Air fresheners emit a range of toxins that are known to be hazardous to health. So why on earth do people continue to use them in their homes and cars?
While house hunting earlier this year, the owner of one of the properties we viewed had lit scented candles for our visit and then left the house while the estate agent showed us around. She must have thought the artificial aroma would impress us, but it had completely the opposite effect. It was so overpowering that we rushed through the viewing and escaped to the street as quickly as we could, gasping for air.
How air fresheners work
Air fresheners come in many forms. There are the scented candles and reed diffusers pictured above, as well as aerosols, electric plug-ins, gels, beads, heated oils, hanging discs, mist dispensers and more. Global retail sales are expected to top US $13 billion this year. It’s very big business.
However, air fresheners do not freshen the air at all. They work by producing a chemical reaction in our nasal passages that trick us into thinking external smells have changed.
This deception is brought about by the use of over 100 different chemicals, including acetaldehyde, benzene, d-limonene, formaldehyde, parabens, phthalates, styrene, toluene, xylene and 1,4-dichlorobenzene. Some of these are known carcinogens or neurotoxins and can cause eye, skin and throat problems, headaches, asthma attacks, respiratory issues, neurological disorders, hormone and endocrine disruptions and ventricular fibrillation.
The products continue to be sold because manufacturers are not required by law to prove they are safe to use or even disclose the ingredients. Like other fragranced products, they fall under the mantle of protected trade secrets.
Indoor air pollutants
We have now reached a situation where a UK study in 2021 found that the use of indoor aerosols (which includes air fresheners, hair sprays and deodorants) now produces more air pollution in the form of volatile organic compounds (VOCs) than vehicle emissions do outdoors.
The Environmental Protection Agency in the US has come to similar conclusions. Its website states: ‘a growing body of scientific evidence has indicated that the air within homes and other buildings can be more seriously polluted than the outdoor air in even the largest and most industrialized cities’.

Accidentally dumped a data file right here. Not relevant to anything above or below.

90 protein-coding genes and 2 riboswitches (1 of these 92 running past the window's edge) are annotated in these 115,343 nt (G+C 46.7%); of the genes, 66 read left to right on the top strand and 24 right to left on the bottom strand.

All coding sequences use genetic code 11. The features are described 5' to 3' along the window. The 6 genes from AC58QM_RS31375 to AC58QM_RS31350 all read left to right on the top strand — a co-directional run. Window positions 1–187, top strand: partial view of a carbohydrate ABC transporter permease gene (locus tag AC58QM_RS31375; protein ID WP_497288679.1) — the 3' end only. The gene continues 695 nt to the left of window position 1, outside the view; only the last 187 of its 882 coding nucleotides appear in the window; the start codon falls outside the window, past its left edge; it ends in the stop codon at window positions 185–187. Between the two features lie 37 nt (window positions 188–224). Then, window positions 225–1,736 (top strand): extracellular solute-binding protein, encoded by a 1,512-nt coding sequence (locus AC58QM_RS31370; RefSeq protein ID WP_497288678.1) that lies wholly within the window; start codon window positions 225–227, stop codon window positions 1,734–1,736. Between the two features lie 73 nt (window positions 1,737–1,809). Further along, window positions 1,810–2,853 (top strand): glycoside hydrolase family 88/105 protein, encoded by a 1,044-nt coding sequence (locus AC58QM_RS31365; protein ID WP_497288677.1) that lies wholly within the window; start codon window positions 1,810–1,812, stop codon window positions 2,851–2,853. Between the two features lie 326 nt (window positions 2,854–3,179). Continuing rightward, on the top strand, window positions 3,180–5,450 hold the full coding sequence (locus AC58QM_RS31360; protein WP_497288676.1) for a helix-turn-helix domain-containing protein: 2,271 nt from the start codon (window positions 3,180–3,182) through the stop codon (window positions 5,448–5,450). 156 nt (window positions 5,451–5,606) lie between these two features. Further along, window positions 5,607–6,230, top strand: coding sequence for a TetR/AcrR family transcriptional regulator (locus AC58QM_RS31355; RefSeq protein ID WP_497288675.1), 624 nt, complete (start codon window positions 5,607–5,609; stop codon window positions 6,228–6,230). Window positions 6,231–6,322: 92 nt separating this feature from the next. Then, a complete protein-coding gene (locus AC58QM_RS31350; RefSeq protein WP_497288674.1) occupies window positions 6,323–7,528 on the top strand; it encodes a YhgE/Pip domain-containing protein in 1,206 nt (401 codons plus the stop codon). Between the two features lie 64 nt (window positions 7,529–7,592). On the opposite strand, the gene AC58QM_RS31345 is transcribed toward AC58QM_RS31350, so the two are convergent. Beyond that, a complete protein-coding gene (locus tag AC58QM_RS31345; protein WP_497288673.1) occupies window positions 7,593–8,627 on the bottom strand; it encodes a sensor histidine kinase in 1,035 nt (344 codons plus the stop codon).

How crazy is that? People are using fragranced products, thinking they improve the air quality in their home, when in fact they are only adding to the problem. And don’t think for a minute that “green” air fresheners are any different to regular brands. When tested, they have been found to be just as toxic. Even diffusing essential oils can be hazardous to health because of the way the oils chemically react with ozone and other substances in the air.
The nose knows
The human nose has phenomenal capabilities. Using air fresheners affects its functionality and has a dumbing-down effect on our natural sense of smell.
A Scottish nurse named Joy Milne, for example, can smell Parkinson’s Disease (PD) long before the illness physically manifests. Her husband was diagnosed with PD when he was 45, but she first smelled it 12 years earlier. She describes it as having a musky aroma, which doctors have now discovered is caused by a chemical change in skin oil.
In a test conducted at Edinburgh University, Joy was given twelve T-shirts to smell, six of which had been worn by PD patients. The results at first were thought to be flawed because she identified seven of the T-shirts as being impregnated with the smell of PD. However, eight months later the owner of the seventh T-shirt got in touch to confirm he had been diagnosed with the disease. As in her husband’s case, she was able to smell it before the physical symptoms appeared.
Most people do not have Joy’s heightened sense of smell. However other sweaty T-shirt experiments have revealed that couples can sniff out a genetically compatible mate and a partner’s smell can make us feel less anxious. These tests were conducted with ordinary people. However, they only worked when no artificial fragrances of any kind were present. They interfere too much with natural abilities we all have.
Somehow, millions of people have allowed themselves to be convinced by clever marketing that they and their homes and cars smell so bad that air fresheners and other fragranced products are desirable, necessary and safe. They are none of these things.
What to do
First, check if your local hazardous waste collection centre recognizes air fresheners as hazardous waste. It’s unlikely they will, but if they do, that’s great. Collect up any you have, take them there, and never buy them again. The only other alternative is to throw them away in your general waste, where the chemicals will pollute the area of the landfill site they end up in. That’s very unfortunate, so best avoided, but until the world comes to its senses and legislation is passed to prevent manufacturers from making these products in the first place, it may be your only option.
If you have been using air fresheners to mask unpleasant smells in your home, locate and deal with the source of the odour. Baking soda can work miracles and improving your ventilation will also help. These are much better solutions for your long-term health and wellbeing.
And don’t stop there. Richard and I stopped using fragranced products in our home decades ago, including soaps, shampoos, laundry detergents, fabric conditioners, cleaning products, deodorants, and so on. Unscented versions used to be very hard to find, but they are much more widely available now. Do an internet search for “fragrance-free” and the type of product you are looking for. Your nose will thank you, and your body too.
Copyright © Clear Space Living Ltd, 2022
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